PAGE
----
It's a big sacrifice. You would have to think very carefully and weigh the consequences based on the present (up to 55 years) as well as future needs (i.e. at 65 years old).
culture_counter is offline   Reply With Quote
Old 13-03-2017, 03:44 PM   #14
Master Member
 
Join Date: Jan 2010
Posts: 4,001
Much less difficult if topping up her account at a $7K/year pace every January. Even with the increase in the BRS, top ups alone would probably get her there in about 15 years.
you think everyone so powerful can top up 7k a year?


Please keep in mind if she gets nothing (or very little), she gets nothing. And it's extremely rare for both spouses to die on the same day.
what are you tokking? i am tokking about withdrawal at 55.


In my view you maximize the tax reliefs and bonus interest first. That's free money, well worth collecting. Grow the household assets as fast as possible, first. Then you start worrying about the second order issues, like wondering about how much you want to withdraw at age 55. ("Zero" is a good answer.)
in my view, it is not free money. The money that is locked up forever. for that they give you 1 extra %.

also, when i withdraw at 55, it is cold hard cash. you can use it buy car, buy house, feed china mei mei. the money that is transferred to your wife is just a number that is stated on the cpf statement.
dork32 is offline   Reply With Quote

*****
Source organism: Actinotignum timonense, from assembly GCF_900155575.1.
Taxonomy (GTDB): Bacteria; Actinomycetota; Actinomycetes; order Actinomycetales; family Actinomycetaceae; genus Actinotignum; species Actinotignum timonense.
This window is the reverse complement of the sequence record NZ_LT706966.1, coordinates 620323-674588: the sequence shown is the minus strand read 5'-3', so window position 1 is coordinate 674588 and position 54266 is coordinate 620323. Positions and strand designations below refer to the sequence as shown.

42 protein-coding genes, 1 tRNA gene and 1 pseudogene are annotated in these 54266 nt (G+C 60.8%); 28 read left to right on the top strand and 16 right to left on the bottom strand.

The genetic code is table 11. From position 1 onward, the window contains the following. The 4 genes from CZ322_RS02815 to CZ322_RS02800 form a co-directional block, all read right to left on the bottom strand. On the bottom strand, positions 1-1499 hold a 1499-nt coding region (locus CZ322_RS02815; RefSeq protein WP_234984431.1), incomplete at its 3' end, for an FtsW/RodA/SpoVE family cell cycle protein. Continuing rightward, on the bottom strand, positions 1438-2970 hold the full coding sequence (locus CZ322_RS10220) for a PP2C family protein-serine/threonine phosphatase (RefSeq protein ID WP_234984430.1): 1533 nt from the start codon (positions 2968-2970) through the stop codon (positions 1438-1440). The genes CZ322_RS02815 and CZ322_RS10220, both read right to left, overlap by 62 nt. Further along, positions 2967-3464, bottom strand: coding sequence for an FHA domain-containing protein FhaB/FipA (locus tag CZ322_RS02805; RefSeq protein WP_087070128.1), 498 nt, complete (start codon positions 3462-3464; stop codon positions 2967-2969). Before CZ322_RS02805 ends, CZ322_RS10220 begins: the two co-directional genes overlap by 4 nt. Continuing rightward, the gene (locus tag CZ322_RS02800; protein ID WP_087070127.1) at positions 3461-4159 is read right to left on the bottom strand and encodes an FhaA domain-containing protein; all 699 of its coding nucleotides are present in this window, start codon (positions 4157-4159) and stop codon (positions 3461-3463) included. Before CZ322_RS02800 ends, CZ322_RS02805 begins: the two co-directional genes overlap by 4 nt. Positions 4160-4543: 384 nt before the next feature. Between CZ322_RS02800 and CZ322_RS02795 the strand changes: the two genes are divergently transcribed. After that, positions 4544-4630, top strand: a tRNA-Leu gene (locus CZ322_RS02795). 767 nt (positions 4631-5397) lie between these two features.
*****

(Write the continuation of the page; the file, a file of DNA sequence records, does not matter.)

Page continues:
Old 13-03-2017, 03:49 PM   #15
Master Member
 
Join Date: Jan 2010
Posts: 4,001
be careful with bbc. he is a very big fan of cpf. he will ask everyone to put as much money in as possible and back it up with his grandma stories.

for your info, bbc mentioned that he is the brs type of person. in other words, he is going to transfer the min of 83k into the cpf life. and there he goes asking everyone to transfer money into the sa.

i put the advantages (more cpflife payout) and disadvantages (less withdrawal amount). you decide which is better for yourself.
dork32 is offline   Reply With Quote
Reply
Important Forum Advisory Note
This forum is moderated by volunteer moderators who will react only to members' feedback on posts. Moderators are not employees or representatives of HWZ. Forum members and moderators are responsible for their own posts.

Please refer to our Terms of Service for more information.


Thread Tools

Posting Rules

Smilies are On
[IMG] code is On
HTML code is Off
Trackbacks are Off
Pingbacks are Off
Refbacks are On